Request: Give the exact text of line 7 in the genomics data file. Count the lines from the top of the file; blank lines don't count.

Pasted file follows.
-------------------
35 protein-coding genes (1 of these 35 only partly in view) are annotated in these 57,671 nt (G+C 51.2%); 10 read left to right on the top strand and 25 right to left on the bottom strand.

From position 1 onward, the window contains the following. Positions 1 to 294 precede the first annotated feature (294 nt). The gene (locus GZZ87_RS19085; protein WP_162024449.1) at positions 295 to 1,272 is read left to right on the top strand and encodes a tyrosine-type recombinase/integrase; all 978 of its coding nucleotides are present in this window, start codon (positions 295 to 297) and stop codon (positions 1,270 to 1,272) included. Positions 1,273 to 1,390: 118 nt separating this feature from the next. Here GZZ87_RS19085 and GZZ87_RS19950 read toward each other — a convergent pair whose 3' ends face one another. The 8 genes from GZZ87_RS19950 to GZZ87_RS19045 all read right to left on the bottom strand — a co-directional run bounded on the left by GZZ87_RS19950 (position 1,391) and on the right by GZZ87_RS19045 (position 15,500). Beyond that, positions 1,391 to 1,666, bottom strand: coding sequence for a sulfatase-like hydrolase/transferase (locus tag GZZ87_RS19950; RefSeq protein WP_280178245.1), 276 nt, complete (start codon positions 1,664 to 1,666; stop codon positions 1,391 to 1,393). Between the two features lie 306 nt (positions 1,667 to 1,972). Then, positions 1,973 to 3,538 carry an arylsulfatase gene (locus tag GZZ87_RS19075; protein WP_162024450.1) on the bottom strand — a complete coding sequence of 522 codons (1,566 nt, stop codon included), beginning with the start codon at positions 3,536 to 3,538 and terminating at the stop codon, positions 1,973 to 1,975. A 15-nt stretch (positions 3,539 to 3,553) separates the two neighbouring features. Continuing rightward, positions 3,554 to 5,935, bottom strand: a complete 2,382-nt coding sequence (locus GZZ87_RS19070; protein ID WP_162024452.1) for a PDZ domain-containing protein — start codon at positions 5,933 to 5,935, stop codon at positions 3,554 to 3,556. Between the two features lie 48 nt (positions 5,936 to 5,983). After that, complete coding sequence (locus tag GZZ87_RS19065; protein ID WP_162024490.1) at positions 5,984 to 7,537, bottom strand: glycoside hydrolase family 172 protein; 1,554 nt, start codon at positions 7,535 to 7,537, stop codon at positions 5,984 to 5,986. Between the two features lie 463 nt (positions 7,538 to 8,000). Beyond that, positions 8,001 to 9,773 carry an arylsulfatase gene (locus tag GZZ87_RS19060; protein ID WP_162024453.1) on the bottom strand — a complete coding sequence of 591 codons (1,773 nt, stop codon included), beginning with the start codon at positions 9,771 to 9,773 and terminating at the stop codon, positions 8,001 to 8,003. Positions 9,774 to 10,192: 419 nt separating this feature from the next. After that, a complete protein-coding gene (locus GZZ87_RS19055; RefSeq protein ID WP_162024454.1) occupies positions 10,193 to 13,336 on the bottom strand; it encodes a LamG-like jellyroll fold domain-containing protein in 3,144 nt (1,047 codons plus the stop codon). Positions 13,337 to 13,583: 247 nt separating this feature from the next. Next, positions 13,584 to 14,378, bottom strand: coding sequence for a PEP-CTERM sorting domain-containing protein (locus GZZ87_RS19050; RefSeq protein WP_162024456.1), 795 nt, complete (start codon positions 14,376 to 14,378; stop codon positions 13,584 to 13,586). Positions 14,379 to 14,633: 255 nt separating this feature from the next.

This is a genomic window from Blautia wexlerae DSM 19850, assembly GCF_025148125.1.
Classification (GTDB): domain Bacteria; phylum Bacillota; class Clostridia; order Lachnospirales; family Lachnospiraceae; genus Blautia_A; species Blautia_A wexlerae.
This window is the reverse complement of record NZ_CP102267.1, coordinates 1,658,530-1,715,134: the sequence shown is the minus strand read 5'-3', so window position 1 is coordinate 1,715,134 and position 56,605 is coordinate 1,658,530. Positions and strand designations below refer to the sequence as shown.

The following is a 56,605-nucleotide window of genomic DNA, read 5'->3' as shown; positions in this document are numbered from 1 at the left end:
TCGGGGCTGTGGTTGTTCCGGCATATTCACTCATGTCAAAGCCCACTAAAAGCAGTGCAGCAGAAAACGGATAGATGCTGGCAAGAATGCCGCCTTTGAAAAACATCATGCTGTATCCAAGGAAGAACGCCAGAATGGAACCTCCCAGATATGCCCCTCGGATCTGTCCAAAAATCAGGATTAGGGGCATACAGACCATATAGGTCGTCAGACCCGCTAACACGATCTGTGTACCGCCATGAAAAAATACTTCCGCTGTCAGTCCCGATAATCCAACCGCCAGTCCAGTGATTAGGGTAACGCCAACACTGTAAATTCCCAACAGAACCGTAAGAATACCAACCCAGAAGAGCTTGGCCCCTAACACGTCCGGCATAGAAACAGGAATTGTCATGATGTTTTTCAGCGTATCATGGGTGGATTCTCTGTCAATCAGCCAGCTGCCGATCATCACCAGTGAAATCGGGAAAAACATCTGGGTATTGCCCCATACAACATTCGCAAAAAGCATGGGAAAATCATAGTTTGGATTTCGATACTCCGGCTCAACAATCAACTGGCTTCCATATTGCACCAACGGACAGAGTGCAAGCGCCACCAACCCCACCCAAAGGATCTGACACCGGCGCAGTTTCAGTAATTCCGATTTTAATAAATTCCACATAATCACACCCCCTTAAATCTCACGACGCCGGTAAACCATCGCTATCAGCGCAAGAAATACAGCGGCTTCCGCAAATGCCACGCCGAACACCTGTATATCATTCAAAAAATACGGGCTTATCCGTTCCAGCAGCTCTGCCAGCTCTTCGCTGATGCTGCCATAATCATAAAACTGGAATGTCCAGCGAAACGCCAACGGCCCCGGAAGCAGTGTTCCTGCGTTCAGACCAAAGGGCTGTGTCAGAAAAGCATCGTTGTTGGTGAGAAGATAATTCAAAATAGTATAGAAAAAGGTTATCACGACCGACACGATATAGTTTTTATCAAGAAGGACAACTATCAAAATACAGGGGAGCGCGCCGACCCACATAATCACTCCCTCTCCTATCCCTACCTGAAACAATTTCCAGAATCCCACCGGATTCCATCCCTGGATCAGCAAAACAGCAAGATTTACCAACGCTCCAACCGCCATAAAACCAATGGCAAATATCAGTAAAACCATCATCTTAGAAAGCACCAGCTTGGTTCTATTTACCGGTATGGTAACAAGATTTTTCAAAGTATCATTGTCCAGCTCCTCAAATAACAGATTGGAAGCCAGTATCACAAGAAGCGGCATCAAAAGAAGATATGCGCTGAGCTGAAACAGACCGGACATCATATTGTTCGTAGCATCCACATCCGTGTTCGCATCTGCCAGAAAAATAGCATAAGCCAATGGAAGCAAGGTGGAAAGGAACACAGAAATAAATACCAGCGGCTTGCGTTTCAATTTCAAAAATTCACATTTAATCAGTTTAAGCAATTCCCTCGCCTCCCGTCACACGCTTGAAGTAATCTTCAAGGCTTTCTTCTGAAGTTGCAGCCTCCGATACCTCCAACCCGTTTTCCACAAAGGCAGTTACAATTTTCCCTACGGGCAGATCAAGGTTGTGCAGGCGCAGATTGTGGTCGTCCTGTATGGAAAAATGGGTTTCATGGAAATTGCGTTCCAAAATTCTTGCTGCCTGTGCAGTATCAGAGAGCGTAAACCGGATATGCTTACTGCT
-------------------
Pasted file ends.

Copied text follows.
TCGGGGCTGTGGTTGTTCCGGCATATTCACTCATGTCAAAGCCCACTAAAAGCAGTGCAGCAGAAAACGGATAGATGCTGGCAAGAATGCCGCCTTTGAAAAACATCATGCTGTATCCAAGGAAGAACGCCAGAATGGAACCTCCCAGATATGCCCCTCGGATCTGTCCAAAAATCAGGATTAGGGGCATACAGACCATATAGGTCGTCAGACCCGCTAACACGATCTGTGTACCGCCATGAAAAAATACTTCCGCTGTCAGTCCCGATAATCCAACCGCCAGTCCAGTGATTAGGGTAACGCCAACACTGTAAATTCCCAACAGAACCGTAAGAATACCAACCCAGAAGAGCTTGGCCCCTAACACGTCCGGCATAGAAACAGGAATTGTCATGATGTTTTTCAGCGTATCATGGGTGGATTCTCTGTCAATCAGCCAGCTGCCGATCATCACCAGTGAAATCGGGAAAAACATCTGGGTATTGCCCCATACAACATTCGCAAAAAGCATGGGAAAATCATAGTTTGGATTTCGATACTCCGGCTCAACAATCAACTGGCTTCCATATTGCACCAACGGACAGAGTGCAAGCGCCACCAACCCCACCCAAAGGATCTGACACCGGCGCAGTTTCAGTAATTCCGATTTTAATAAATTCCACATAATCACACCCCCTTAAATCTCACGACGCCGGTAAACCATCGCTATCAGCGCAAGAAATACAGCGGCTTCCGCAAATGCCACGCCGAACACCTGTATATCATTCAAAAAATACGGGCTTATCCGTTCCAGCAGCTCTGCCAGCTCTTCGCTGATGCTGCCATAATCATAAAACTGGAATGTCCAGCGAAACGCCAACGGCCCCGGAAGCAGTGTTCCTGCGTTCAGACCAAAGGGCTGTGTCAGAAAAGCATCGTTGTTGGTGAGAAGATAATTCAAAATAGTATAGAAAAAGGTTATCACGACCGACACGATATAGTTTTTATCAAGAAGGACAACTATCAAAATACAGGGGAGCGCGCCGACCCACATAATCACTCCCTCTCCTATCCCTACCTGAAACAATTTCCAGAATCCCACCGGATTCCATCCCTGGATCAGCAAAACAGCAAGATTTACCAACGCTCCAACCGCCATAAAACCAATGGCAAATATCAGTAAAACCATCATCTTAGAAAGCACCAGCTTGGTTCTATTTACCGGTATGGTAACAAGATTTTTCAAAGTATCATTGTCCAGCTCCTCAAATAACAGATTGGAAGCCAGTATCACAAGAAGCGGCATCAAAAGAAGATATGCGCTGAGCTGAAACAGACCGGACATCATATTGTTCGTAGCATCCACATCCGTGTTCGCATCTGCCAGAAAAATAGCATAAGCCAATGGAAGCAAGGTGGAAAGGAACACAGAAATAAATACCAGCGGCTTGCGTTTCAATTTCAAAAATTCACATTTAATCAGTTTAAGCAATTCCCTCGCCTCCCGTCACACGCTTGAAGTAATCTTCAAGGCTTTCTTCTGAAGTTGCAGCCTCCGATACCTCCAACCCGTTTTCCACAAAGGCAGTTACAATTTTCCCTACGGGCAGATCAAGGTTGTGCAGGCGCAGATTGTGGTCGTCCTGTATGGAAAAATGGGTTTCATGGAAATTGCGTTCCAAAATTCTTGCTGCCTGTGCAGTATCAGAGAGCGTAAACCGGATATGCTTACTGCT